June 14 1812: Wellington Advances on Salamanca

On June 14, 1812, Wellington is leading his Anglo-Portuguese and Spanish armies towards Salamanca in Spain. He is concerned that  the French General Marmount will try to concentrate his forces and attack. The main battle between the two forces is still over a month away. It will take place on July 22, 1812. Wellington's dispatches of June 14 1812 are reproduced below. 

General the Earl of Wellington, K.B., 
to Lieut. General Sir R. Hill, K.B.
Cabrillas, 14th June, 1812.

My Dear Hill,

We crossed the Agueda yesterday, and are so far advanced towards Salamanca.

I have received your letters of the 9th and 11th, and I think Zafra as convenient a position, in the view of your former instructions, and more healthy than that which you before occupied. I hope that the Conde de Penne Villemur will not get himself into a scrape.

 We have deciphered the letter you sent, and it goes back to you with the key of the cipher. We have got some letters, however, in cipher, which we have not been able to decipher; but as far as I can judge, it appears to me that King Joseph has ordered Soult to send to the Tagus one third of the force under his command, in order to join some other troops to be assembled there, probably belonging to the army of the centre. I at first thought this assembly was to take place at the bridge of Arzobispo, and that Soult's troops were to march without cannon; but having seen by a letter of the 12th, received this day from Clementi Pereira, that a body of troops, attended by five boats, had arrived on the 9th at Talavera, and that the troops had moved on to the neighbourhood, and it is probable that the boats will follow, I think that Almaraz will be the point of assembly for these troops, and that they will communicate by the flying bridge to be formed of these boats.

It is most probable, that if Ballesteros has been beaten, which I am afraid is not unlikely, that Soult will, with a part of his army, cover the movement of the third, which are going to the Tagus, and if this is the case, you can do nothing to prevent the movement, but must attend to your own situation; but if Ballesteros has not been much hurt, and the third of Soult's army should attempt to move through Estremadura alone, you might make their march very dangerous and difficult; and I shall be obliged to you to attend to it.

I shall hear from you, of course, the extent of the force which the enemy will send this way.
Believe me, &c. 'Lieut. General . 'Wellington.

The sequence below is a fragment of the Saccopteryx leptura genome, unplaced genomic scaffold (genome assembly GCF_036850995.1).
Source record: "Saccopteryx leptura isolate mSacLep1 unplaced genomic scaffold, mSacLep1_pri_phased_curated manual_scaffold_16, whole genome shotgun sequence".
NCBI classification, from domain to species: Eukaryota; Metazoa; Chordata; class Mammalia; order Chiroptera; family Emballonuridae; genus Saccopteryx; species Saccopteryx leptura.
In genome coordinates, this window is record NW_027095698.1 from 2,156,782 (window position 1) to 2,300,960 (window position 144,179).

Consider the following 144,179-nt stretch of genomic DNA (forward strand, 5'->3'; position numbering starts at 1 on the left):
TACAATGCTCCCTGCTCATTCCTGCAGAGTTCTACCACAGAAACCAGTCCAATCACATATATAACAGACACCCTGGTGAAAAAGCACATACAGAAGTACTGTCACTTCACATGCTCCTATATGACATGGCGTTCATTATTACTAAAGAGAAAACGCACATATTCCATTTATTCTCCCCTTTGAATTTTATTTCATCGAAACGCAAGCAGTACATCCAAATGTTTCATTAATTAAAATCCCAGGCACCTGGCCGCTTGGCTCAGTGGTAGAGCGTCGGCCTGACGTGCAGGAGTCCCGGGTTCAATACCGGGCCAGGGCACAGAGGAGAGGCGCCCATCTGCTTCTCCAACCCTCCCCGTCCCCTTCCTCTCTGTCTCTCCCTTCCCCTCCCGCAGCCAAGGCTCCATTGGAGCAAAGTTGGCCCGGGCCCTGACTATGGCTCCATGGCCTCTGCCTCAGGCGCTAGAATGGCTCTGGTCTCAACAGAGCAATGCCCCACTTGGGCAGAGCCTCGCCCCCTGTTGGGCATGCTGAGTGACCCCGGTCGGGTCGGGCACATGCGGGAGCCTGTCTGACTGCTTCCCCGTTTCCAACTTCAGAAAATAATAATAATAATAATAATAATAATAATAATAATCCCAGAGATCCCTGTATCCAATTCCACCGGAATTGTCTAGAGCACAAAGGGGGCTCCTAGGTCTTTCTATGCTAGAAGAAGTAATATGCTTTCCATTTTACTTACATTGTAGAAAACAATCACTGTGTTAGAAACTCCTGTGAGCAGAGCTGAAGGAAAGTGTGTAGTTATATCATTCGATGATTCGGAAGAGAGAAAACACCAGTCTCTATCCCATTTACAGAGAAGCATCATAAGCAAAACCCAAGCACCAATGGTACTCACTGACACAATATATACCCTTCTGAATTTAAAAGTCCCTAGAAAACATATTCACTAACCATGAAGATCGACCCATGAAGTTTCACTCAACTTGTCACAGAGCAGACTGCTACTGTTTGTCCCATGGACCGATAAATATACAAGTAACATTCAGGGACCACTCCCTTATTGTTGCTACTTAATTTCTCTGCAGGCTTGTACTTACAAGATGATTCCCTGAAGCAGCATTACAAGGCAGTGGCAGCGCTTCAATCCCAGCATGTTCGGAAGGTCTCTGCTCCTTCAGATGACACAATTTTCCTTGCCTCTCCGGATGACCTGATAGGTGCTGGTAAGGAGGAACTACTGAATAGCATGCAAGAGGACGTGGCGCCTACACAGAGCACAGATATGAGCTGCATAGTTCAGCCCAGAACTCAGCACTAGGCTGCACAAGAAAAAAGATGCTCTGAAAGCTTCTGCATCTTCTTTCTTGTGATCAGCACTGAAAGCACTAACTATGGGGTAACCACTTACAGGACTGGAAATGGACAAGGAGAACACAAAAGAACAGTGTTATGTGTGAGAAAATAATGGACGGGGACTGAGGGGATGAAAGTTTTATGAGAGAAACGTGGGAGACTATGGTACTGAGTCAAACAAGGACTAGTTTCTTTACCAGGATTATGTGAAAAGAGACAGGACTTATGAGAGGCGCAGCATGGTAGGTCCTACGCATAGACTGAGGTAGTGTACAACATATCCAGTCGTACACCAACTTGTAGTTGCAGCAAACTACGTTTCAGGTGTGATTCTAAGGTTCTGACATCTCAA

General the Earl of Wellington, KB. 
to Lieut. General Sir T. Graham, K.B.
Cabrillas, 14th June, 1812. 
12at Noon

My Dear Sir,  I received last night from General Castanos some very interesting intercepted documents; among others, a return of the 1st of April of the army of Portugal.

'The effective fit for duty are 51,492; of which, 48,396 are infantry; 3204 are cavalry; 3393 artillery; and the remainder sapeurs, &c. &c. There are besides, about 1500 infantry, and 1000 cavalry, returned on command at Salamanca, Alba, &c., which ought to be added to the present fit for duty, and would make the army 43,800 infantry, and above 4000 cavalry.

'Bonet's division, consisting of 6270 infantry, are in the Asturias. Castanos tells me that the French are about to evacuate Astorga; and he mentions that the Adjutant, who carried there the order, went on to order Bonet likewise to retire from the Asturias. I reckon that he would receive the order about the 9th, and he might be on the Tormes on the 19th or 20th.

The army of Portugal have 98 pieces of cannon ; but they are very badly provided with horses, and I see that some of the cannon have been left at Avila, and some at Talavera; and Marmont has ordered that they may be drawn by bullocks to Tordesillas.

I enclose a letter just received from Salamanca, from which you will see that it is reported that Bonet is coming to ioin the army. It is also said that some of Foy's troops are about Talavera; but that I do not credit.

Notwithstanding that the enemy is considerably stronger than I believed he was, I propose to continue our movement forward. We shall at least force them to collect their troops; and I see by Castanos' letter, that he is about to move the army of Galicia, and he has ordered Mendizabal to move all the troops and guerrillas in the north, so as to cut off all Marmont's communications; and if Marmont should detach, or he should not be joined by Bonet, or the whole of all his divisions, or by the division at Valladolid, we shall be superior to him. I have ordered the march for to-morrow.

Believe me, &c. 'Lieut. General 'Wellington.

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